which implies that [I.sub.2] [right arrow] 0 as [t.sub.2] [right arrow] [t.sub.1].

For given [epsilon] > 0 small enough, from the condition (H1), we get

[mathematical expression not reproducible], (34

where

[mathematical expression not reproducible]. (35)

By Proposition 4, we have that [I.sub.31] [right arrow] 0 as [t.sub.2] [right arrow] [t.sub.1]. Similar to the proof that [I.sub.1], [I.sub.2] tend to zero, we get [I.sub.32] [right arrow] 0 and [I.sub.33] [right arrow] 0 as [epsilon] [right arrow] 0. Thus, we get that [I.sub.3] tend to zero independently of y [member of] [S.sub.1] as [t.sub.2] [right arrow] [t.sub.1], [member of] [right arrow] 0.

Similar to (24), it is easy to proof that [I.sub.4] [right arrow] 0 as [t.sub.2] [right arrow] [t.sub.1]. For 0 [less than or equal to] [t.sub.1] < T' < [t.sub.2], note that if [t.sub.2] [right arrow] [t.sub.1], then [t.sub.2] [right arrow] T' and [t.sub.1] [right arrow] T', from the above argument, we obtain

[mathematical expression not reproducible]. (36)

Therefore, it is clear that

[mathematical expression not reproducible], (37)

independently of y [member of] Sx. Thus, {Uy: Uy(t) = ([F.sub.2]y)(t)/(1 + t), y [member of] [S.sub.1]} is equicontinuous..

Claim III. [lim.sub.t[right arrow][infinity]] [absolute value of Uy(t)] = 0 uniformly for y [member of] [S.sub.1]. For any Y [member of] [S.sub.1], by (H1) and Proposition 3, we have

[mathematical expression not reproducible]. (38)

We multiply the above inequalities at both sides with the factor 1/(1 +t), then

[mathematical expression not reproducible], (39)

and, therefore,

[mathematical expression not reproducible], (40)

which shows that [lim.sub.t[right arrow][infinity]] [absolute value of Uy(t)] = 0 uniformly for y [member of] [S.sub.1]. The proof is completed.

Lemma 10. Assume that (H1) holds. Then F maps [S.sub.1] into itself and F is continuous.

Proof.

Claim I. F maps [S.sub.1] into [S.sub.1].For any y [member of] [S.sub.1], t [member of] (0, [infinity]). Then x [member of] [[??].sub.1].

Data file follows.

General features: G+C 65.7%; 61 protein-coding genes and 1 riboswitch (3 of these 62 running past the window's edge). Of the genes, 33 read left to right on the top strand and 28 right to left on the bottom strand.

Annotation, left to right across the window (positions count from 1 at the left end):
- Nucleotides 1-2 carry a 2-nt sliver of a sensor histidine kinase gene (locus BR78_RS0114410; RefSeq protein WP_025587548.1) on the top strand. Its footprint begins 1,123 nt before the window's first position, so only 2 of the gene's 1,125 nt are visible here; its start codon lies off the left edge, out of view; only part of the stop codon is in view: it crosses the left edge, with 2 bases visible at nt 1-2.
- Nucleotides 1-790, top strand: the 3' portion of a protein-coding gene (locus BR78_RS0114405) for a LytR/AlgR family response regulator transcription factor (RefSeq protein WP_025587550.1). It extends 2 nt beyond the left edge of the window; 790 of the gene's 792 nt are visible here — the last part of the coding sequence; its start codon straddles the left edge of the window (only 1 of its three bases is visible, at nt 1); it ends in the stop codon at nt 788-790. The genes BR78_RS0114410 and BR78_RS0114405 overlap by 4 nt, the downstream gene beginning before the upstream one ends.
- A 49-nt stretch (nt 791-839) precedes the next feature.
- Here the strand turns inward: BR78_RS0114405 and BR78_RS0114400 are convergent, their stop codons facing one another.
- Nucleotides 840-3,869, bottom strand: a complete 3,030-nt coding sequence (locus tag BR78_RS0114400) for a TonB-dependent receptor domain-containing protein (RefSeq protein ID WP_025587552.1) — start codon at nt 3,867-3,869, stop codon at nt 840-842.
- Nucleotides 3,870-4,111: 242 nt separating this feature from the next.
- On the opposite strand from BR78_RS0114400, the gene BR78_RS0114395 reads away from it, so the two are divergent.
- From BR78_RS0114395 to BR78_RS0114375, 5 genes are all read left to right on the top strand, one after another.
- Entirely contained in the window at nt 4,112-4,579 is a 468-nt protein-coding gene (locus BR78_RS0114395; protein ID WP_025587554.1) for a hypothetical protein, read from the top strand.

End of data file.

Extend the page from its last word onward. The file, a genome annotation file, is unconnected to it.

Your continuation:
For t [greater than or equal to] [T.sub.1], together inequity (21) and 0 < [[gamma].sub.1] < [[beta].sub.1] yield that

[mathematical expression not reproducible]. (41)

Then, for t [greater than or equal to] [T.sub.1], from (39), we have

[mathematical expression not reproducible], (42)

which deduce that c [S.sub.1] [subset] [S.sub.1] for t [greater than or equal to] [T.sub.1].

Claim II. F is continuous. For any [mathematical expression not reproducible].

In addition, we have

[mathematical expression not reproducible]. (43)

By (H1) and the continuity of f on any compact subsets uniformly, then we get

[mathematical expression not reproducible]. (44)

Therefore, for a.e. [mathematical expression not reproducible]. In addition, the function [mathematical expression not reproducible] is integrable for s [member of] [0, t] and t [member of] [0, T]. Hence, by Lebesgue dominated convergence theorem, we obtain

[mathematical expression not reproducible]. (45)

Then, for t [member of] [0,T],

[mathematical expression not reproducible], (46)

which yields that [parallel]F[y.sub.m] - Fy[parallel] [right arrow] 0 as m [right arrow] [infinity].

On the other hand, let [epsilon] > 0 be given, fixed enough large T > 0 with replaced [T.sub.1] such that (26) holds. Then, for t > T, by virtue of (26) and (27), we have